After that Union loss, the Bobcats let out a roar so loud it rattled the entire ECAC Hockey standings.

Since Nov. 22, 2019, the Bobcats are 8-1-1. Their only loss being to #4 Cornell and the tie coming against #5 Clarkson. The Bobcats were also crowned Nutmeg Classic Champions for the eighth time in program history after beating #10 Minnesota-Duluth and Yale. The Bobcats pulled off another upset, handing #9 Harvard its first loss in conference play this season.

Now, the Bobcats are tied for fifth place in the ECAC Hockey standings and just two points behind Clarkson, who was ranked fifth in the most recent USCHO Women’s Division I Poll.

Every Monday at noon, USCHO.com releases its updated polls for Division I and Division III hockey. So is there any chance we might see the Bobcats make the list?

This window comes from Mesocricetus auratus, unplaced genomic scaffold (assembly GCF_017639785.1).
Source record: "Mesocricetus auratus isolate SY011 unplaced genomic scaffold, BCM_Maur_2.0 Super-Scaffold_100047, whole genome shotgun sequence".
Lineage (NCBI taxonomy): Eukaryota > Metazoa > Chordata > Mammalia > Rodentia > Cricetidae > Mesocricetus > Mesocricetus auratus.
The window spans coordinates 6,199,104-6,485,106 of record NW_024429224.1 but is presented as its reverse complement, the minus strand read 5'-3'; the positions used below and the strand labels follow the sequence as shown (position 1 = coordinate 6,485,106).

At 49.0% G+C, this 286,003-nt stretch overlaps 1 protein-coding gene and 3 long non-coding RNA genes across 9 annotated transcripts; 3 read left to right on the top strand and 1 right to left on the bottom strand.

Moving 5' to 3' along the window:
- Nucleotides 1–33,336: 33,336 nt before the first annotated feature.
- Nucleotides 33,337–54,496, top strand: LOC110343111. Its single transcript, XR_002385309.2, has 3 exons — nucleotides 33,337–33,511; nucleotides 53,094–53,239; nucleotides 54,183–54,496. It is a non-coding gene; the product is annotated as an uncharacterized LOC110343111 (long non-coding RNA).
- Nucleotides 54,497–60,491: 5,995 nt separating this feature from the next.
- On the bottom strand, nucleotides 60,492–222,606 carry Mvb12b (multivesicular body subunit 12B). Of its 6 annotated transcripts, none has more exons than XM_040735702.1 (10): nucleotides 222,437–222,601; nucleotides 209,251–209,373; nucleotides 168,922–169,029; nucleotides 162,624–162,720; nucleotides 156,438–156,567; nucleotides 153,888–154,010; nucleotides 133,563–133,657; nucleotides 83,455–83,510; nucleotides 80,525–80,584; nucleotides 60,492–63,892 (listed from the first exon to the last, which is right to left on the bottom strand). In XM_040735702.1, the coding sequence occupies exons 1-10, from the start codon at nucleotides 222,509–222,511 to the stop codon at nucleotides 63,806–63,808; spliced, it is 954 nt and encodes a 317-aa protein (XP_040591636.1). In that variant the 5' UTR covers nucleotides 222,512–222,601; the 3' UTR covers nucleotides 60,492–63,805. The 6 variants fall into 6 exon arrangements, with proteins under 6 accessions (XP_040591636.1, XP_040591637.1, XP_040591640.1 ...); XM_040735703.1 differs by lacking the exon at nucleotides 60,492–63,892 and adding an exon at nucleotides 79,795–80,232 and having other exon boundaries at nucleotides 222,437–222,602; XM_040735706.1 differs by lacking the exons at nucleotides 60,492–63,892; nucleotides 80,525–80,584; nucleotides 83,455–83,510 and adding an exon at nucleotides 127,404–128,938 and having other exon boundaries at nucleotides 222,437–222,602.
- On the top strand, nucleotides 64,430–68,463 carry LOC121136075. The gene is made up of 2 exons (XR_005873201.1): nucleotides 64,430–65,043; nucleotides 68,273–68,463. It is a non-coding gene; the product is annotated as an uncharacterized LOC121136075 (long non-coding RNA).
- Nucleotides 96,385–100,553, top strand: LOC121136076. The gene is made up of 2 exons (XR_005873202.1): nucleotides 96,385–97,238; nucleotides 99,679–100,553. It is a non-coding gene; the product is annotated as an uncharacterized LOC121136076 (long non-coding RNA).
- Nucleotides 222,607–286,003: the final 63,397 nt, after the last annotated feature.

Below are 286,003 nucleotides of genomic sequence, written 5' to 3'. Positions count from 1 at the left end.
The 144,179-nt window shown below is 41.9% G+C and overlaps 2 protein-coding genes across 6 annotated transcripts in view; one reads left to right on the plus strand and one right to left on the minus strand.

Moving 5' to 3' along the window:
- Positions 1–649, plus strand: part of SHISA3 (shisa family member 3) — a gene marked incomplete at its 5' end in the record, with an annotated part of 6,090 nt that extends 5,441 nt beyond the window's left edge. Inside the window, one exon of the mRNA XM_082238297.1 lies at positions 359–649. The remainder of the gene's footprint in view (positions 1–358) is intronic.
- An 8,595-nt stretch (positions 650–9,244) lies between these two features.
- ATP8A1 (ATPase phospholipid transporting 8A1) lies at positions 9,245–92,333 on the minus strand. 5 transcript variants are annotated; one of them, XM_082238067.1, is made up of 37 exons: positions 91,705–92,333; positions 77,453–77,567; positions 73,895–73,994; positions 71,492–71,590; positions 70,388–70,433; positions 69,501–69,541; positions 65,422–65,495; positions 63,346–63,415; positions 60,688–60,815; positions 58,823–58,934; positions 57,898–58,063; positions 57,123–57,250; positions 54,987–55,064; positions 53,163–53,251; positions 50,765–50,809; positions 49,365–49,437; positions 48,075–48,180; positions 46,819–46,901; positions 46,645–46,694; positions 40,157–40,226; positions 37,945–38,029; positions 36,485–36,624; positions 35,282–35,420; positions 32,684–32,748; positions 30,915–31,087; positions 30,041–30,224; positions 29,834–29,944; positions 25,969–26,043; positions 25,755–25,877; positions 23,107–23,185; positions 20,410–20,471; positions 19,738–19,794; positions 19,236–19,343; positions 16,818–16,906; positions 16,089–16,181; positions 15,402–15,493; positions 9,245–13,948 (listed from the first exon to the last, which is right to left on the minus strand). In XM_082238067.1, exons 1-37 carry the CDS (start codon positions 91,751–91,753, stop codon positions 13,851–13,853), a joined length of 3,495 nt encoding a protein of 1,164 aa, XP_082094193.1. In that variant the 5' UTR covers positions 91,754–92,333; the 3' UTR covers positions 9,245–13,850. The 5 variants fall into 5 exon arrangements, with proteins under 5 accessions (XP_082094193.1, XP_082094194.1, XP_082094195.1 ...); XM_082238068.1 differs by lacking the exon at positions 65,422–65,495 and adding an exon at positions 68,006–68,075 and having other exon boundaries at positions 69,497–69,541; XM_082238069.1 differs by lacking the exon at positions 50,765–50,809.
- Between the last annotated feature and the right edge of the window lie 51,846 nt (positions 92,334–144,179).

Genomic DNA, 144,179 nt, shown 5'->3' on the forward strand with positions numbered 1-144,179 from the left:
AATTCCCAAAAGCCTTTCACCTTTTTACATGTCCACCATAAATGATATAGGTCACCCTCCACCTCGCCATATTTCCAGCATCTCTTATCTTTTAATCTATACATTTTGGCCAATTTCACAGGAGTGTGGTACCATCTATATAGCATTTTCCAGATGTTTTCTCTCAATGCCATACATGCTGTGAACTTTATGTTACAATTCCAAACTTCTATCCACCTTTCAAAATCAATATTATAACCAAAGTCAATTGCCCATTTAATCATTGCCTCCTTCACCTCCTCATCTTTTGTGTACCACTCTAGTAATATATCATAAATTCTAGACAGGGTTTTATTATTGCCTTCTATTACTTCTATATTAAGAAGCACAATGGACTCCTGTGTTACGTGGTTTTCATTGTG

Given all of the recent success the Bobcats have had over the past two months, here are five reasons why they’ll soon be listed on the USCHO Women’s Division I Poll.

5. “Special” Teams

Coming into the weekend of January 10, 2020, the Bobcats ranked 10th in the country on the power play (20.6%), eighth in penalty kill (88.9%) and is second in the nation in penalty minutes (114) which averages to only 5.4 minutes/game.

4. High-Profile Wins

Harvard and Minnesota-Duluth are the #9 and #10 teams respectively in the most recent USCHO Poll. Harvard has two wins against ranked opponents. Minnesota-Duluth has only one win against a ranked opponent.